End of Week One-Arrays, Conditionals, Constructors, and Git

It is Sunday as I start to write this but I’m sure it will be posted just after midnight Monday morning, bringing a wrap to my first week of code bootcamp at Tech Hire. My classmates and I commiserated together all weekend over our Friday night homework assignment. We were tasked with going through all of the examples of code we’d seen and worked on that week and cleaning them up, paying particular attention to implement objects, arrays, and constructors when possible.

This was a huge task that involved a crazy amount of troubleshooting and problem solving for me, but I do feel like I came out of it much more confident in these concepts. We also were introduced to Git, which I know will take a while to learn, but I’m happy there is a process in place for version control. When we did our pair assignment on Thursday I kept thinking that there must be a way to simultaneous write new code while protecting old code, and sure enough there’s Git.

In an attempt to prove to myself my knowledge (or lack thereof) of these concepts I’m going to try to break down objects, arrays, and constructors.

Objects are items that we create that possess multiple parameters. For example, a circle is an object and it will have parameters that define its location, appearance, and actions. We can declare objects literally, which is how we did it initially, but it’s a lot neater to do so by using dot notation, wherein we list the objects parameters within itself.

See code below:

This is calling a simple circle without using an object
Here’s the exact same image but with an object created.

When we define an object like in the second example and create keys that can be accessed via dot notation, we are setting ourselves up to more easily call that object and manipulate it. By having the fill and ellipse functions entirely filled with variables instead of hard values, they can easily be modified.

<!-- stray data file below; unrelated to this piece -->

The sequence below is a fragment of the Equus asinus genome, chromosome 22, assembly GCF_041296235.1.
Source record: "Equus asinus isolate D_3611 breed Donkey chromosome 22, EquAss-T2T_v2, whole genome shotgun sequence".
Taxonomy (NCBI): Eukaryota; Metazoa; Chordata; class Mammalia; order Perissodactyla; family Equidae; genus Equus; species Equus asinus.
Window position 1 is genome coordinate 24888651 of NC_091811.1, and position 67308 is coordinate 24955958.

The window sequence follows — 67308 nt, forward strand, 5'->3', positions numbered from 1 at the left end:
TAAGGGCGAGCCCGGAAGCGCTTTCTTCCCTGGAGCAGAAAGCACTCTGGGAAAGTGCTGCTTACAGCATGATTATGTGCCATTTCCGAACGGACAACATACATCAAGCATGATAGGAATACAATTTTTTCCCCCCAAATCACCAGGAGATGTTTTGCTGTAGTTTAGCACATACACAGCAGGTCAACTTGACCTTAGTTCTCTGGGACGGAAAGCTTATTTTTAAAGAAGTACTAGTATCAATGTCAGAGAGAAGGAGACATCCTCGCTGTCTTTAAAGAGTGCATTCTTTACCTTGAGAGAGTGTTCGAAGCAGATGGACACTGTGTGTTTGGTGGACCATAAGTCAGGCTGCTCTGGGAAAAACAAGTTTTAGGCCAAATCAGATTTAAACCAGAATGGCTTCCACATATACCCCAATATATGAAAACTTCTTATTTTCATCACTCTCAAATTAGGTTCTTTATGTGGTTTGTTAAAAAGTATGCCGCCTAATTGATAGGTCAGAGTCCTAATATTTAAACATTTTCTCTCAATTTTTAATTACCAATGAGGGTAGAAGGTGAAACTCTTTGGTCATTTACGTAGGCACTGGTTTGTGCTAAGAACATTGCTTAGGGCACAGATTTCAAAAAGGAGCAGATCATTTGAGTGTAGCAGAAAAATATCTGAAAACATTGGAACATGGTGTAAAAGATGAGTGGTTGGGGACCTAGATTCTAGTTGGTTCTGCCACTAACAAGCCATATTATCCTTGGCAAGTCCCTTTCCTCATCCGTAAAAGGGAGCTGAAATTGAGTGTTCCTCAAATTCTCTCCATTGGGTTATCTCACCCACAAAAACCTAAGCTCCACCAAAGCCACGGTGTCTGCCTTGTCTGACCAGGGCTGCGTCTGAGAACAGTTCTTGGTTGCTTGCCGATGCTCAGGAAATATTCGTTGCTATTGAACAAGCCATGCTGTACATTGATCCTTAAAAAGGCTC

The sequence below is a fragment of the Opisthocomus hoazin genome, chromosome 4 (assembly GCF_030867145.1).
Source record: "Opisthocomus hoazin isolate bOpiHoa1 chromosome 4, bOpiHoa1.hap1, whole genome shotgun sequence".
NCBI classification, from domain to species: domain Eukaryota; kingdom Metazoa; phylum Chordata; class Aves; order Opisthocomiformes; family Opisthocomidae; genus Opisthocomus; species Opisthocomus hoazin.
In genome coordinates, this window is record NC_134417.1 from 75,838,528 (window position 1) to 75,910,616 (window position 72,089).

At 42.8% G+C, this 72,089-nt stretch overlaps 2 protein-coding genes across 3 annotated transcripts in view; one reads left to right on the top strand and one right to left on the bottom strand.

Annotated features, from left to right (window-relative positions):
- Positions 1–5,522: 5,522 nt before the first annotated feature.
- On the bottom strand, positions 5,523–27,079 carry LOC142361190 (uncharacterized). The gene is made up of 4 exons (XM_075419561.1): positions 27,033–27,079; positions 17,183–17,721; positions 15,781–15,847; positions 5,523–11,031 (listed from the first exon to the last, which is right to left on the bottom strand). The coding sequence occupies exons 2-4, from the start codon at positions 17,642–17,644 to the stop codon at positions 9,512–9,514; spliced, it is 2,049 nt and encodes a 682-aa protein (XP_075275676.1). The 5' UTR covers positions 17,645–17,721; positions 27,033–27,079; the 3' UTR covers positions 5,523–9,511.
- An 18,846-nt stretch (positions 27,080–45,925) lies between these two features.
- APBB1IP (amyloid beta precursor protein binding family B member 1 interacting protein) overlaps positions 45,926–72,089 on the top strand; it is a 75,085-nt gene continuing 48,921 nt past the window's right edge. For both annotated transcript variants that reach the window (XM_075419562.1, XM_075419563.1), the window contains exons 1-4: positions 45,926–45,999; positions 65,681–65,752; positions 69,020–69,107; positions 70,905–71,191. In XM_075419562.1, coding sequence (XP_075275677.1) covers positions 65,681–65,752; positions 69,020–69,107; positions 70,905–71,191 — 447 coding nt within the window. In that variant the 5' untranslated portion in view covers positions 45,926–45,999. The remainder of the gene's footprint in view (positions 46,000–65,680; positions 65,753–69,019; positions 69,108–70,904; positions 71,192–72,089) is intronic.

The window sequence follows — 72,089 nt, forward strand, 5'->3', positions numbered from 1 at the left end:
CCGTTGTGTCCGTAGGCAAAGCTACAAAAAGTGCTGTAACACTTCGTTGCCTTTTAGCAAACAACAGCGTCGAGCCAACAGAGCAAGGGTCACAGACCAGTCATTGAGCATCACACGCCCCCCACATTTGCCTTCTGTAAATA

On line 17 I added some equations to alter the color.

Now a constructor is a type of function that defines an object and its parameters as a function, so that it can be called using an array. For example, if you want the circle to repeat 10 x but don’t want to copy and paste the code above 10x, you could use a constructor and an array.

here’s that same circle but the code is very different.

Here is a picture of this code with comments to better understand the syntax and purpose.

Arrays and constructors are kind of too complicated to go to just for printing a simple circle. When you compare the code of our very first example to our most recent code, one might wonder why bother at all? But if you plan on adding motion or repetition to an object, constructors and arrays quickly prove their worth.
Now what we’ve actually been doing with our fancy constructor code is printing 200 circles at once. They all happen to have the exact same location and size, so they are displaying on top of each other and only appearing as one. But when I apply a randomizer to the x and y location…..

we get something like this

Now there’s a lot of ways we can play around with this. We could make our circles move and create a conditional statement that changes their direction as they hit a boundary. We could randomize the fill and get something like this:

But the fact is that we have a contained object that has parameters defined with variables that can be recalled and modified much easier, and the syntax is cleaner and easier to maintain.

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